European Water-milfoil Myriophyllum Spicatum


Originated in Europe, Asia, and northern Africa, accidentally introduced to America in the 1940s.


A submersed aquatic perennial with branching stem up to 20 feet long. This plant forms dense mats that lie on the surface of the water. Stems vary in color from green to usually red near the apex of the stem. Like the native milfoils, the Eurasian variety has slender stems whorled by submersed feathery leaves and tiny yellow four petaled flowers produced above the water surface.
The flowers are located in the axils of the floral bracts. The leaves are threadlike, typically uniform in diameter, and have a submersed terminal spike. The stem thickens below the water and doubles its width further down, often curving to lie parallel with the water surface. The fruits are 4-jointed nut-like bodies. Without flowers or fruits, Eurasian water milfoil is nearly impossible to distinguish from Northern water milfoil. Eurasian water milfoil grows best in fertile, fine-textured, inorganic sediments. It also does well in disturbed or oxygen-poor water and can tolerate high pollution levels.


Fragments of this plant can re sprout causing even further spread. Plants can become fragmented by boats and water birds. Milfoil is readily dispersed by boats, motors, trailers, live wells, or baits buckets, and can stay alive for weeks if kept moist.


The thick mats prevent light from penetrating the dense cover and end up shading out native aquatic plant species. Decomposing mats alter oxygen levels and water temperature. This in turn makes water unsuitable for fish and other wildlife. Dense mats also can interfere with recreation and water traffic.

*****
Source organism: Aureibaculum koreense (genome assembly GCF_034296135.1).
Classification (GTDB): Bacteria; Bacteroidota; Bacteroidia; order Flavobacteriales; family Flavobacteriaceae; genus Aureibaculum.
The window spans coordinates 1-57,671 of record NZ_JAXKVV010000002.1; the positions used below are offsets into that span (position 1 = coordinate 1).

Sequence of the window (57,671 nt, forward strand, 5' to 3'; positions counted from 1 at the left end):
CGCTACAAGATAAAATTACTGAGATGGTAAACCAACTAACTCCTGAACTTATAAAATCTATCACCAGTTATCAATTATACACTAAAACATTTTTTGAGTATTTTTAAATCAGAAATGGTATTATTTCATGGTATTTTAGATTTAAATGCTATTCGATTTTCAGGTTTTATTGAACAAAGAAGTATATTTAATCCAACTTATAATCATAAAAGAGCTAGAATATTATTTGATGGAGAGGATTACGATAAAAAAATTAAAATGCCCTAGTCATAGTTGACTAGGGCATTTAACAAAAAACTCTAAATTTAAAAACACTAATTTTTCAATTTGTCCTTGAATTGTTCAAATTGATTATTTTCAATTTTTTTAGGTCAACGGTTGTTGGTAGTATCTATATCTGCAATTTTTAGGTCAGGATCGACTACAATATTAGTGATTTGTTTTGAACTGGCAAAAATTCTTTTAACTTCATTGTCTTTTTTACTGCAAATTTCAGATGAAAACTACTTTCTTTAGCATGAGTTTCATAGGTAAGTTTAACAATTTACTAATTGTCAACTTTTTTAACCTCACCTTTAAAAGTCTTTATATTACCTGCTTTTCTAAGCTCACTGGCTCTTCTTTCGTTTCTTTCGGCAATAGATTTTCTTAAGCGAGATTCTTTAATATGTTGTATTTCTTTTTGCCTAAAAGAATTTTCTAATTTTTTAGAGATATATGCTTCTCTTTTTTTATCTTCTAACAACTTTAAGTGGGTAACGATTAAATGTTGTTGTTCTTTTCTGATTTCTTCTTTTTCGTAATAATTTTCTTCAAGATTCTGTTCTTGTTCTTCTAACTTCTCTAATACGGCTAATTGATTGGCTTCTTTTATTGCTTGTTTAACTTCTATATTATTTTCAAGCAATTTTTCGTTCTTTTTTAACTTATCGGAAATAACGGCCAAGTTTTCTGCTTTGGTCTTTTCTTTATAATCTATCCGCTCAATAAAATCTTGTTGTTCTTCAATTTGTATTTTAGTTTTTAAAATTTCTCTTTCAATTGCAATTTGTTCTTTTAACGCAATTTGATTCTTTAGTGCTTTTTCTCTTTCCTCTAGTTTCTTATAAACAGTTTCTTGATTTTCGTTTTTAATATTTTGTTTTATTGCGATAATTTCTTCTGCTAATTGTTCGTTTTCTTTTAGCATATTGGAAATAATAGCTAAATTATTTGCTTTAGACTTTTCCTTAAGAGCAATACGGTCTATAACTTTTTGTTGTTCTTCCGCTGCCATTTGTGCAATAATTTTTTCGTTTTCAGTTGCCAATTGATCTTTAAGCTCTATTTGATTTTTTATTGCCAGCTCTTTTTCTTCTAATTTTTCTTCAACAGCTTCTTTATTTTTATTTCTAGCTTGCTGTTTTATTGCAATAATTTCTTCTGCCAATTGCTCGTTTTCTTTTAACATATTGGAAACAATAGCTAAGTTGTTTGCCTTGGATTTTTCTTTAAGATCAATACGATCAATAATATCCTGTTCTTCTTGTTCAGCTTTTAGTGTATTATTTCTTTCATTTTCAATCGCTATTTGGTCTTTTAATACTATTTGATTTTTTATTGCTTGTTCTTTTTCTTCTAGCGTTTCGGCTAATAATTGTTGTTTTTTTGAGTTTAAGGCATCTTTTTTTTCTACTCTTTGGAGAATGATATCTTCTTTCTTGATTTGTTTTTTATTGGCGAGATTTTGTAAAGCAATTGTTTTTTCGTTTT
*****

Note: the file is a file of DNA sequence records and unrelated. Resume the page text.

Milfoil is best controlled in waterways by means of large harvesting equipment to catch and dispose of the plant. For very small areas, rakes can be useful in removing the plant. Water level adjustment and chemical treatment are also possible methods of control, but require further study of the waterway to assess impact. Please be sure to inspect your canoe, kayak, or boat before leaving a site to prevent spreading this invasive plant to other water bodies. Washing or rinsing the underside at the site is recommended. Any removal within 100 feet of wetland resource areas, including certified vernal pools, or within 200 feet of a perennial stream may require approval from the Concord Natural Resources Commission. Please contact the Division of Natural Resources before you begin.


The following native plants can serve as a good replacement to milfoil:
  • Yellow nelumbo (Nelumbo lutea)
  • Pond weed (Potamogeton nodosus)
  • Butterweed (Senecio glabellus)